The Process Of Impeachment Of Judges
Having completed 60 years of our Constitution being in force, India’s literati has been prone to introspection on the seeds sown on the day of January 26th, 1950 and the distance we have travelled since then. Taking the cue from those who are better endowed at the same, it is the events of the time that necessitate a cold, hard look at the provisions surrounding the Impeachment of Judges.
A.124 of the Constitution envisages the establishment of the Supreme Court of India and the appointment of judges. Further, in A.124(4), the guidelines surrounding the Impeachment of Judges are enshrined. This piece will argue that the extremely lofty conditions necessary to be proven for seeking impeachment is nothing more than a reminder of another era and is losing its meaning today. Also, the piece will delineate the problems; structural and application-wise, in the entire process of Impeachment. The Constitution has provided similar impeachment proceedings for Judges of both the Supreme Court and High Court.  Therefore, theoretical references to ‘Judges’ applies to those of both in the piece.
The Constitution, armed with the Judges (Inquiry) Act, 1968 and the Judges (Inquiry) Rules, 1969 provides for the entire process of Impeachment. The same is initiated with the presentation of a motion for impeachment in either of the houses of the Parliament which is then looked into by the Speaker/Chairman.  After that, a three member committee is formed by them to look into the charges framed against the Judge in question.  At the end of the fact-finding by the committee, a report with the recommendations is submitted to them. In the event that the committee recommends that the judge be impeached, the house of the Parliament will vote on the same and if a two third majority of at least half the strength concurs, then the motion of impeachment shall be placed before the President for his assent. The process thus, involves the Judge being arraigned before both houses of Parliament. 
Chief Justice Balakrishnan has admitted in the past that the arrangements for impeachment were aimed at being difficult and onerous in order to keep the Judges independent of any external pressure.  Protection of the right of the judiciary to decide a case with full freedom of expression and ability to use discretions is a noble pursuit and one that was ably handled by A.124(4). However, in the last two decades, there have been murmurs getting louder that speak of rising judicial impropriety. Three notable cases concerning Justices Soumitra Sen  , P. Dinakaran  and of course, the very first of the lot, Justice Ramaswamy  have arisen. Comments by retired judges speaking about a high percentage of impropriety in the judiciary  and reports of judges being asked to resign after an in-house review have not helped the reputation of the judiciary.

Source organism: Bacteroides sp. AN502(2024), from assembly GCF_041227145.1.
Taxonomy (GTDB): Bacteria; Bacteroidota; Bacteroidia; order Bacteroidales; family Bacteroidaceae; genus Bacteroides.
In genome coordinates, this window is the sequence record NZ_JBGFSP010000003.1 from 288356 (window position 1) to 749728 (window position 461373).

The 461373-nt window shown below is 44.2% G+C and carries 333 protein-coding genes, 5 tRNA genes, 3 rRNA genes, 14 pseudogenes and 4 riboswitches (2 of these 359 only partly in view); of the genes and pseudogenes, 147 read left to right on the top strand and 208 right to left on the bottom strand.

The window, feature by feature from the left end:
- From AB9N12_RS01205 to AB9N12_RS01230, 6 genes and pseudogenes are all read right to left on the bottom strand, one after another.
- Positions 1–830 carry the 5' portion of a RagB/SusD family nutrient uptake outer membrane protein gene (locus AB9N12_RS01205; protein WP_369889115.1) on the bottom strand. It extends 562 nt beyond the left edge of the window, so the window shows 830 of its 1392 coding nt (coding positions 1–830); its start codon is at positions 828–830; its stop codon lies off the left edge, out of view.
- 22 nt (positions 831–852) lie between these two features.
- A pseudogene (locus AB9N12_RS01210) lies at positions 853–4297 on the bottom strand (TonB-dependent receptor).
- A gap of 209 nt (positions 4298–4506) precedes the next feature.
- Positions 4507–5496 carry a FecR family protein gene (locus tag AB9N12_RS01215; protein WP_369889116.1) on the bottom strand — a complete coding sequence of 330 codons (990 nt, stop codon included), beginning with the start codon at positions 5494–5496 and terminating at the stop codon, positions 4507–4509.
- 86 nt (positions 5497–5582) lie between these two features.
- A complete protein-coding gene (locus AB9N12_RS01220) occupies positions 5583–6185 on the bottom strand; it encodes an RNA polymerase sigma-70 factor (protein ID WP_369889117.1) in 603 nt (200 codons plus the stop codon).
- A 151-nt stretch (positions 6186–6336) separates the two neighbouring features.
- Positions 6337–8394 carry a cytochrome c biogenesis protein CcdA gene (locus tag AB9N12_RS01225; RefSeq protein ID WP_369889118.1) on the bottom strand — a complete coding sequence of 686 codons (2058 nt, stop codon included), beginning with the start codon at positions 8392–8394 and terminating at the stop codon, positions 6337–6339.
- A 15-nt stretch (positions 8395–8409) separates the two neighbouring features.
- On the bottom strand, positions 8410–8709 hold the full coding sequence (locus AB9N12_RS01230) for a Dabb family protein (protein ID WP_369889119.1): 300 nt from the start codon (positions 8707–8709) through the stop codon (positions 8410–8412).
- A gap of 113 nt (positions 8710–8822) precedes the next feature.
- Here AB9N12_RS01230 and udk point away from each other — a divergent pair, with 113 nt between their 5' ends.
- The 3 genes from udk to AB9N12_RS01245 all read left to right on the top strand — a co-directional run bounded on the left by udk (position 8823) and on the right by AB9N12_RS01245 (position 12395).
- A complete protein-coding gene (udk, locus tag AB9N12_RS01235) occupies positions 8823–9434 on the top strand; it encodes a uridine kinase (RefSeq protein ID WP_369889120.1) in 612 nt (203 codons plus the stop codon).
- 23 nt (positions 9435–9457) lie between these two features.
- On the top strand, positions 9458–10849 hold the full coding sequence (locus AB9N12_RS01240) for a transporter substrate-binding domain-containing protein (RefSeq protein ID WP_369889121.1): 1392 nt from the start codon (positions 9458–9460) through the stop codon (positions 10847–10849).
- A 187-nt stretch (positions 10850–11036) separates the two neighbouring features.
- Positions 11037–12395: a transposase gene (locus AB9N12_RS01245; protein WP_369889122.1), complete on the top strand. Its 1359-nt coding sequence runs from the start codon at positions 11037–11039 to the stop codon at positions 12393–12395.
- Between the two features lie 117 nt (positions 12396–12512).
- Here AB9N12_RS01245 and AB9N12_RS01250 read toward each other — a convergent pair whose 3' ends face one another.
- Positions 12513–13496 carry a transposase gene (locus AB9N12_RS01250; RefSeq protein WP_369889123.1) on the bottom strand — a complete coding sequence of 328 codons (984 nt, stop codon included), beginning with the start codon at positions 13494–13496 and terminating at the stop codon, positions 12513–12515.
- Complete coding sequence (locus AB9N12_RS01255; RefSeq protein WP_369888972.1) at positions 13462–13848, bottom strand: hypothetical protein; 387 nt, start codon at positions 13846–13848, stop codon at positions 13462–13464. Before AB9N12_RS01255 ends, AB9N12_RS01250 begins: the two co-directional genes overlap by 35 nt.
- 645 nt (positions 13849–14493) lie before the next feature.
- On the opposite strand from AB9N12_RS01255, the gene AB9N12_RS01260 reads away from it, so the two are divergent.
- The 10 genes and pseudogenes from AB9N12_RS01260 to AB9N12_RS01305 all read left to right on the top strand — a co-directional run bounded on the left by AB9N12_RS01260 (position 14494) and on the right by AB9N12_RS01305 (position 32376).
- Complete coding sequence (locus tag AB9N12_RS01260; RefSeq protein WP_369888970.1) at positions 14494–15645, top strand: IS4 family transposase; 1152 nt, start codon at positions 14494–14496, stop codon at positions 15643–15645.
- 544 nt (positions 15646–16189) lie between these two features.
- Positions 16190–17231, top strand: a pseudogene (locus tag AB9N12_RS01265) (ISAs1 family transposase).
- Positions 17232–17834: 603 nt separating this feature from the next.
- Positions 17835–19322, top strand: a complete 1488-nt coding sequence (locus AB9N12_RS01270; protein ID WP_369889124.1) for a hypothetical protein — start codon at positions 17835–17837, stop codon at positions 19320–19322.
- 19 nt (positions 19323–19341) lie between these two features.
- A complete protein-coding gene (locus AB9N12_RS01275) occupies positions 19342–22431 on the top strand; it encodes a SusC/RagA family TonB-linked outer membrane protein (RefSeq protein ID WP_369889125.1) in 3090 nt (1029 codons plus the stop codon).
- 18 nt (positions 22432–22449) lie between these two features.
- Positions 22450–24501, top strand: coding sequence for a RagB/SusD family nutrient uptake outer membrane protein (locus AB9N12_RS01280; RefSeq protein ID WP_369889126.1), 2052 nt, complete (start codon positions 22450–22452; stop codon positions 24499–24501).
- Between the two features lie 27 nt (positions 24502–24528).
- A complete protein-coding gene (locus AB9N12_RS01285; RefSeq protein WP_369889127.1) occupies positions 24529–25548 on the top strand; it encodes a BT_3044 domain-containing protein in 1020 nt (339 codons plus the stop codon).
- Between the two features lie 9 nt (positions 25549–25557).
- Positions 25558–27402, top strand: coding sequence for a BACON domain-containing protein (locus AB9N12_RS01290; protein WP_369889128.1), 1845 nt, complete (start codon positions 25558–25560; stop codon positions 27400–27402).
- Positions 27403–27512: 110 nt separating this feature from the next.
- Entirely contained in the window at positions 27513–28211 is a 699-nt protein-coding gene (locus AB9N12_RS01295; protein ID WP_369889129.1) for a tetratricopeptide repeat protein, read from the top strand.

With the sheer volume of such cases rising coupled with the problem of the Information Commission in India mandating disclosure of assets of all judges, the Judiciary finds itself bearing the heat of Judicial Accountability: the latest buzz word on the block. With the onslaught for rising accountability, the onerous provisions of Impeachment of Judges, I find are at odds with the current phase that the judiciary itself is going through. The ‘organic document’ it seems, does hit discordant notes when taking into account that the Impeachment arrangements are simply not in tune with the requirement of increasing transparency in the opaque walls of the Judiciary.
Such is the mandate of the Constitution that under the auspices of Chapter IV, the Parliament can formulate the rules regarding the initiation and procedure of the Impeachment process, something they already have in the form of the Judges (Inquiry) Act, 1968.  Under the said act, the process is initiated with presentation of a motion of impeachment by at least 50 members of the Rajya Sabha or 100 from the Lok Sabha. After that, the Speaker or Chairman as the case may be, on the basis of the allegations framed, forms a three-member bench to look into the same. If the bench, after looking into the charges and acting as a body with powers of a civil court feels that the concerned Judge is innocent, the same is recommended to the House and the proceedings are dropped. It is the alternative wherein lies the rub. If the bench recommends that the judge in question be impeached, the said decision will evoke a process of voting in the house on the basis of which it is decided if the Judge is to stay or not. 
The rationale behind this procedure is baffling and surely counter-productive to the ideals that the Constitutional Assembly [hereinafter ‘CA] held dear. For argument’s sake, it is safe to assume that the provisions enshrined by the legislature were for the ultimate purpose of protecting the independence of the judiciary as was the aim of the CA. However, the method pursued by the legislature in the Act of 1968 falls abysmally short of the mark as the same makes judges susceptible to a fickle political process of voting which may or may not impeach judges despite a 3-member committee holding the Judge guilty.  Such an event is a travesty of natural justice as there is propensity for a ‘guilty’ judge to be let off on the whims of a political process of voting. Precedent comes in the form of Justice Ramaswamy in whose case the Congress felt it best to abstain from voting at all.